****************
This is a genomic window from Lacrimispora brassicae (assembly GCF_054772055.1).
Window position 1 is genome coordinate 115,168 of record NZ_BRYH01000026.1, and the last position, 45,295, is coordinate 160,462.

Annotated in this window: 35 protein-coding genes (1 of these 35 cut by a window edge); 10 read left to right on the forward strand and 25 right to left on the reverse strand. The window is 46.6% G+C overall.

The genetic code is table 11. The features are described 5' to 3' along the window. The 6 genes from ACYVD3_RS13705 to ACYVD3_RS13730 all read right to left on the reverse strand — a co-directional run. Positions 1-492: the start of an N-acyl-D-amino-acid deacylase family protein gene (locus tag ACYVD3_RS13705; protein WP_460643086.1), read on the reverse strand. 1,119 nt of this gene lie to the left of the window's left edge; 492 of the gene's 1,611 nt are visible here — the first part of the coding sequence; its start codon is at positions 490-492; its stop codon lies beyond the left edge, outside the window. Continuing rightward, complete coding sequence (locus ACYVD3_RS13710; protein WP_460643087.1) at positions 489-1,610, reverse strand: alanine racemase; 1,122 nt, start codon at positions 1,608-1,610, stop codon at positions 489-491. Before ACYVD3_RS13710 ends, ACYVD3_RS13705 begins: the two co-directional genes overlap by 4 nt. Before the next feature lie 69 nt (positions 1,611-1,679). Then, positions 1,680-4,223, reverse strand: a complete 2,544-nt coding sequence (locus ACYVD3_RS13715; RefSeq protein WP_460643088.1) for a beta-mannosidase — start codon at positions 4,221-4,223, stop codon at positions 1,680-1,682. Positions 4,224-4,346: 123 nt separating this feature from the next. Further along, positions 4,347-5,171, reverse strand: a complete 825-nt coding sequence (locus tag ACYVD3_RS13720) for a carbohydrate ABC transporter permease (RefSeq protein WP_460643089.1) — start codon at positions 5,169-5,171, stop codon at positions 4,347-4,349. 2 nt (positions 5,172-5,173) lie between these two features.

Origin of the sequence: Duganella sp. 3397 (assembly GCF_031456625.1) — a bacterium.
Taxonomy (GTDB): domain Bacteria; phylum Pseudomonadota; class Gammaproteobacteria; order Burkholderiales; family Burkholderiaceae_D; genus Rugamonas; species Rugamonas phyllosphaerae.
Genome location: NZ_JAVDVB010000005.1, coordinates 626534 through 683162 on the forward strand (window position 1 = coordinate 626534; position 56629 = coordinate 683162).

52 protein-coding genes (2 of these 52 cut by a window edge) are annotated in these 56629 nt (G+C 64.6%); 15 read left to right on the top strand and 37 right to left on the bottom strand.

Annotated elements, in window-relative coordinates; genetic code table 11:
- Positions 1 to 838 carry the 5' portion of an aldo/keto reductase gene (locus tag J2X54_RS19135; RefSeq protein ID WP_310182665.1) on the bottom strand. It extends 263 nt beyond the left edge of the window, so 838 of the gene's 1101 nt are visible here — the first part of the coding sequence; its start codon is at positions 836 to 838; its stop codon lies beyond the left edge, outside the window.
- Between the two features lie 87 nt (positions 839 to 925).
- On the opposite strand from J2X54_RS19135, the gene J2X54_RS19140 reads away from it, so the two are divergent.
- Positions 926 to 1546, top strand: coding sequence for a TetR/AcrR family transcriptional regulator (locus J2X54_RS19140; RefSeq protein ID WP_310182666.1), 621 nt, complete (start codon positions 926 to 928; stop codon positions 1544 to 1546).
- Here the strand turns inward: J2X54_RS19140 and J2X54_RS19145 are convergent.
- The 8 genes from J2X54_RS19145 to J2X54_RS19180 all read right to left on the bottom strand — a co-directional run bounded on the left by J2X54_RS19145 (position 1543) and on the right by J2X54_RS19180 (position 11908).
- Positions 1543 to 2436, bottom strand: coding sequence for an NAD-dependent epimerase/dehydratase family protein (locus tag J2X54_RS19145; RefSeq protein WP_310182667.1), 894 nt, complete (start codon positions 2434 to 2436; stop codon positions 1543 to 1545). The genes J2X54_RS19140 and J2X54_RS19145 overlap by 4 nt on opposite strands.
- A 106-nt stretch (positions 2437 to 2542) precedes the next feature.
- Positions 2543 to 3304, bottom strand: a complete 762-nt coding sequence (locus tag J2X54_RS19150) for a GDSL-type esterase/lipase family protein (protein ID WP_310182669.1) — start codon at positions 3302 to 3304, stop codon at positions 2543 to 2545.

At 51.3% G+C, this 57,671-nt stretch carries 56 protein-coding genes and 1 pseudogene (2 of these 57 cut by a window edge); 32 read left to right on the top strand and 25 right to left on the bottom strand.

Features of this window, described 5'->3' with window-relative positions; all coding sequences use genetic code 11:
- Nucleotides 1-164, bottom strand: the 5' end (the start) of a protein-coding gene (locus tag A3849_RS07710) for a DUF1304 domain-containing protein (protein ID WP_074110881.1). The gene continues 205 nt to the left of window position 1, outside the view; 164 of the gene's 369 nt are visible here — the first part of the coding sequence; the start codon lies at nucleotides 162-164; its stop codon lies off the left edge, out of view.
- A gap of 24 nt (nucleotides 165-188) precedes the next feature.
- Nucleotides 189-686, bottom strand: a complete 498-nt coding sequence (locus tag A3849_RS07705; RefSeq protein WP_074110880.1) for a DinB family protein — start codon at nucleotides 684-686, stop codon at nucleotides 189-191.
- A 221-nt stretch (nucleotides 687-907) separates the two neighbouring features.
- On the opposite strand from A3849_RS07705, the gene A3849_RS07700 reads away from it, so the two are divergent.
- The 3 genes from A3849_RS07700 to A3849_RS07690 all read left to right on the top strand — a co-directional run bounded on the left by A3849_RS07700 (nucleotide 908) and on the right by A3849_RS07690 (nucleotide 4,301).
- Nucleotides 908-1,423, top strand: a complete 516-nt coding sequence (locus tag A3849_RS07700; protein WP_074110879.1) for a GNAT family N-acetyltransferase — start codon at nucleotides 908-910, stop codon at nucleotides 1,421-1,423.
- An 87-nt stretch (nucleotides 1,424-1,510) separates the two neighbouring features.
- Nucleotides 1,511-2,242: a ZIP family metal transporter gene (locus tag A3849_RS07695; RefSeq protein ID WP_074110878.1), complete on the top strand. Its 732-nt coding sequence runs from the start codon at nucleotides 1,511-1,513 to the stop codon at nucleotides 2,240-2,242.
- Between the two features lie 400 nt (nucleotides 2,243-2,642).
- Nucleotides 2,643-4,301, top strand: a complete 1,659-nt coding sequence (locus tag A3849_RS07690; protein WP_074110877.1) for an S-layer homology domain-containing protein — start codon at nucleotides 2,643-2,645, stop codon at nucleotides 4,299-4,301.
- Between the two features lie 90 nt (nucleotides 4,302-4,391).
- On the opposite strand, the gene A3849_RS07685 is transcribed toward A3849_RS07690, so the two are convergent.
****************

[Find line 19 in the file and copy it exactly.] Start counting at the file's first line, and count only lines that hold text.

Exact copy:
At 51.3% G+C, this 57,671-nt stretch carries 56 protein-coding genes and 1 pseudogene (2 of these 57 cut by a window edge); 32 read left to right on the top strand and 25 right to left on the bottom strand.